Editor’s note: On Aug. 22, 2017, Utah Jazz forward Jae Crowder lost his mother, Helen Thompson, to cancer on the same night he learned he was being traded from Boston to Cleveland. The pain of losing her still affects him. He hopes that by sharing his grief, it can help others cope with personal tragedy. The following letter was composed by Deseret News sports writer Eric Woodyard from an interview with Crowder.
Having the feeling of doing no wrong in your eyes.
Someone I can talk to no matter what and just feeling an unconditional love that I will likely never get again.
This is what I think about when I think of you.
It’s still tough for me to get into the day you left. I’d rather not go there.
August 22, 2017, is still the worst day of my life as I watched you take your last breath, but I miss you and have been trying my best to keep it together for you and our family. It gets hard, and I want you to know I will never give up trying to fill your spot as head of our family.
I know, 100 percent, in my heart that you would want me to be doing this, playing basketball, and you would be supporting me. So, for the rest of my career, I definitely play for you.
I can still hear your voice, telling me, ‘Son, just play hard and have fun with it.’ That’s why each time I enter a game, I honor the Lord first then you of course with a bump on my chest then a glimpse to the sky.
I honor you and speak to you, every time I touch the floor. I just want to make you proud and make sure I play hard, whether the game is going good or bad. Sometimes I envision you at the Utah Jazz games all dressed up. You would be so into it.
I know for all big games you would find a way to be there. If we have a three-game homestand or four-game homestand, you would be standing there. You would definitely find a way to come in town for those games because you did that ever since I came into the NBA. Even the big games in college you always showed up. You were my No. 1 fan.
I still talk to you and do the things that I did when you were here just for my sanity and for my well-being. Forever, I’ll always be the youngest of your five kids. I’m still your baby boy. I always look at myself as that, even though I’m the man of the family now.
You could be demanding and outgoing and your fashion was always on point — that’s probably where I get it from. You would do whatever it takes to see the family happy and you sacrificed a lot, and that’s what I want to take from you is sacrificing. Even though it might not be beneficial to me or make me happy at the time, as long as it makes other people happy, I’m down with it.
Maturity is what I’ve learned the most since you’ve been gone. I didn’t think I could mature as much as I have. I thought I was pretty mature at the time but your loss has really made me mature as a man, as a father, a friend, as a brother, and it made me just mature in a way I didn’t think I could do.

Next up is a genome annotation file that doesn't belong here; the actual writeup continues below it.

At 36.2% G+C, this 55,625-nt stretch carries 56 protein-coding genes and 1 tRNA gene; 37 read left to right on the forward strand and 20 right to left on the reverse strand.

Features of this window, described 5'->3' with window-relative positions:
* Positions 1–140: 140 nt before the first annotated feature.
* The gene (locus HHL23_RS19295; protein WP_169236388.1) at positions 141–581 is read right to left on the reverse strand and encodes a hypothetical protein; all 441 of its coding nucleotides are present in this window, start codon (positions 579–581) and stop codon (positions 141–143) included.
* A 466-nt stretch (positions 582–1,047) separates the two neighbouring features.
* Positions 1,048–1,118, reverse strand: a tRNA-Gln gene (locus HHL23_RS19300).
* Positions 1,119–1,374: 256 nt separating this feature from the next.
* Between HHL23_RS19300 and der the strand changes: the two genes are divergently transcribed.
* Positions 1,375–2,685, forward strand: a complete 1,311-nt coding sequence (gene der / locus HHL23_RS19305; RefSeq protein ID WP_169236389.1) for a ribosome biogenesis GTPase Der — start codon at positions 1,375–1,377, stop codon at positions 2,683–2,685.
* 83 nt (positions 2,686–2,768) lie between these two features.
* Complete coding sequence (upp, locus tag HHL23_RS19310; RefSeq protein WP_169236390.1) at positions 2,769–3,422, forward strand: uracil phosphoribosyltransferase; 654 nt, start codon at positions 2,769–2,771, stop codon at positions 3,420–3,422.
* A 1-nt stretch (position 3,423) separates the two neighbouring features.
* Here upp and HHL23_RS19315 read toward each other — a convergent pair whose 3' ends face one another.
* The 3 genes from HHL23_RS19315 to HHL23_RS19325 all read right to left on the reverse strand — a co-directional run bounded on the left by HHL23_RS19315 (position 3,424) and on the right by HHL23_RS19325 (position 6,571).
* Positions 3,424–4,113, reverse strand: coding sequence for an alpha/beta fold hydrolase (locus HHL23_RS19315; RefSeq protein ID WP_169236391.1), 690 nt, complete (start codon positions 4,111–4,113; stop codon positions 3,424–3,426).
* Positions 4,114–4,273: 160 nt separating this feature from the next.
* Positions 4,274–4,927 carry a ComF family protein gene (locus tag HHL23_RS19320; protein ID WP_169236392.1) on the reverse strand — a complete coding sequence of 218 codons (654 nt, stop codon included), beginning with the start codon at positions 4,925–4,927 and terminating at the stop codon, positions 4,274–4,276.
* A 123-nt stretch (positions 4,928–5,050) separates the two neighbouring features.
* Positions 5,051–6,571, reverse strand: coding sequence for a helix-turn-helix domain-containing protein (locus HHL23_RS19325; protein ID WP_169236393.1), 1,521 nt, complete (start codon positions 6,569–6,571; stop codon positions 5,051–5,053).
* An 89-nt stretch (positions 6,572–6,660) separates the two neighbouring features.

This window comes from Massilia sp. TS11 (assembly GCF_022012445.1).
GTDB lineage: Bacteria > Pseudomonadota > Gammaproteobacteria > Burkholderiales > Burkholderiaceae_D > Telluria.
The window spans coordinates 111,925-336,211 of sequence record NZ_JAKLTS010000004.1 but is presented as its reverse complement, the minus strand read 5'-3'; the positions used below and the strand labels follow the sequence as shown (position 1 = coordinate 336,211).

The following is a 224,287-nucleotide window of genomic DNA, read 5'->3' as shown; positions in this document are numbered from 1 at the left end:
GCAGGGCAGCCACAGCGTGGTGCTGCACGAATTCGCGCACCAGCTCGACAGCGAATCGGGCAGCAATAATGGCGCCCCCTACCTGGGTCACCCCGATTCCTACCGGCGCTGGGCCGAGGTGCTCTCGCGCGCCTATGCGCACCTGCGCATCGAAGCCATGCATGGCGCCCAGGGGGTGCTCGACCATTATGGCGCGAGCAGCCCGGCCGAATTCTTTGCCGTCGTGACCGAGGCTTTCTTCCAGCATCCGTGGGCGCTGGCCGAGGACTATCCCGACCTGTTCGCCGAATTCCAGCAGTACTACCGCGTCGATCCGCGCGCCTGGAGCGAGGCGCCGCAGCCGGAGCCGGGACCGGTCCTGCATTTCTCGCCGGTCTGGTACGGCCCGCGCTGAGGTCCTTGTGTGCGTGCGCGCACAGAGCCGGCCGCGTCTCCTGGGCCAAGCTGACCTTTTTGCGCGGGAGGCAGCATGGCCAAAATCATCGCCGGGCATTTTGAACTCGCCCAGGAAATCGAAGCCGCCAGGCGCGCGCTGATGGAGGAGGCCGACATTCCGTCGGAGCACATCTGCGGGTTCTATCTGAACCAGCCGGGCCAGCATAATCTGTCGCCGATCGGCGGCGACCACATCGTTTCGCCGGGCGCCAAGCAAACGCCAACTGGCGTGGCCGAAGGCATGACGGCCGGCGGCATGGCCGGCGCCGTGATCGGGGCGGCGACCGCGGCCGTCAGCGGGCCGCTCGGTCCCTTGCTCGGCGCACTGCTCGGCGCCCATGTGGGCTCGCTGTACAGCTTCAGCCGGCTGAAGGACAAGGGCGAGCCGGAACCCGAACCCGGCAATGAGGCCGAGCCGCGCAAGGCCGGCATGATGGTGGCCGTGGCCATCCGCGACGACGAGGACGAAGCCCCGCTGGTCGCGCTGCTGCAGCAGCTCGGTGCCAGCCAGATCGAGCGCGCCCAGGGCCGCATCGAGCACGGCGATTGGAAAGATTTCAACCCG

Last year I didn’t know how to handle it so I had to find a way, and I think that’s another level that I had to grow.
After the playoffs last year is when I really just sat back and took time away from everything to think. I stepped away from basketball and just tried to be with the family as much as possible and tried to think as clearly as possible.
So probably that first few weeks when I was done playing basketball after the playoffs, I could just think clear and be free with it. I think at that time is when I started to evolve into relocating my mind and my body.
In a sense, it’s like it’s a dream come true with the whole aspect of me returning to Utah, where Dad once played. Your loss has made me closer to him, too. We talk now more than ever.5 comments on this story
I thought I was talking to him every day, but I’m talking to him more in detail about different things, whether it’s about basketball or just about life. I feel like it has made our relationship closer and made our bond closer. He’s someone I depend on for sure. I trusted him before you passed away but you were that person I talked to about every and any thing so now I’ve shifted that to him. So just having someone like him in my corner has really helped with the whole process.
I asked him this recently, I said, ‘Do I make you proud?’ and hearing him explain to me how and why I make him proud was the feeling that a kid lives for, to make your parents proud.
I can honestly say, I think you were proud of me and the man I was becoming, but hearing that from my dad, with all the stuff I’ve been through, it was a great feeling.
So as I sign off for now, just know that your young king thinks about you every day, and I miss you like crazy.